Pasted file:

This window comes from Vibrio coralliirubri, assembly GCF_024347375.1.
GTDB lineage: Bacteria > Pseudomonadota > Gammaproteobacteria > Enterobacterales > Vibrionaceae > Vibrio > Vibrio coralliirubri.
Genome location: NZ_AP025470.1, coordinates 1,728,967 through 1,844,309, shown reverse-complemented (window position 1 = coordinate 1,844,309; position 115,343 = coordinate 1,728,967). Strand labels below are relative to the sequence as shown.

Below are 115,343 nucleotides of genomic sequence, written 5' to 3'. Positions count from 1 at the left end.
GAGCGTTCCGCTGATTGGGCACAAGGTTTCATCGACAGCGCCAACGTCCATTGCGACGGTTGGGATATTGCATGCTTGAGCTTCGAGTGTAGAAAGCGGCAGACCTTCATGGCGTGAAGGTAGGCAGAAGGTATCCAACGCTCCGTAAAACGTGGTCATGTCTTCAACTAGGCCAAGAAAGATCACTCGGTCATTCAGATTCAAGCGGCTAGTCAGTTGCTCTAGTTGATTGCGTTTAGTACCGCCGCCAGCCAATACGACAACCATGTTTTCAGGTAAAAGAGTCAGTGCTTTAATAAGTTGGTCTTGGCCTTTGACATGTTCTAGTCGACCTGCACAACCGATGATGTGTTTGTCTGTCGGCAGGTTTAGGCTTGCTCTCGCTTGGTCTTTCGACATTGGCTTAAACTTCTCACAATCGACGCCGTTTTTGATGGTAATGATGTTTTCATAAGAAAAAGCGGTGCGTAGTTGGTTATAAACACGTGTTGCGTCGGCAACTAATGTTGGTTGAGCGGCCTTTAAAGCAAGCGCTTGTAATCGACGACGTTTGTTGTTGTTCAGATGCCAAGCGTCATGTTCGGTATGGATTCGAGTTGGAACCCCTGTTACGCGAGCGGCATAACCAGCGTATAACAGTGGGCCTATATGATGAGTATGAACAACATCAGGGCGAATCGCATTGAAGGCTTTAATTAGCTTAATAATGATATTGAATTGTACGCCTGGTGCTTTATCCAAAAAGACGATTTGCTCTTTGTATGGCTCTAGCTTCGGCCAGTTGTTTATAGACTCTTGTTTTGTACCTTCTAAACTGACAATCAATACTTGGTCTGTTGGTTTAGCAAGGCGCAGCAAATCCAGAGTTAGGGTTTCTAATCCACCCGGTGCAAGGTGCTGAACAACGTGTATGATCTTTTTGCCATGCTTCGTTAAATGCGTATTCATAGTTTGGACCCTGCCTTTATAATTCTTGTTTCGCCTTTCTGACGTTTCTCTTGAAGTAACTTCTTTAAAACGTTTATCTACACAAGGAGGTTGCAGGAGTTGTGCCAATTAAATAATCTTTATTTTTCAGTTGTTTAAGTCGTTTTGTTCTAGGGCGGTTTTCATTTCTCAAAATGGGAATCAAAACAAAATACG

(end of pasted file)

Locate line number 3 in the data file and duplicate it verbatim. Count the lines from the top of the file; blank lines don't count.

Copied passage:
Genome location: NZ_AP025470.1, coordinates 1,728,967 through 1,844,309, shown reverse-complemented (window position 1 = coordinate 1,844,309; position 115,343 = coordinate 1,728,967). Strand labels below are relative to the sequence as shown.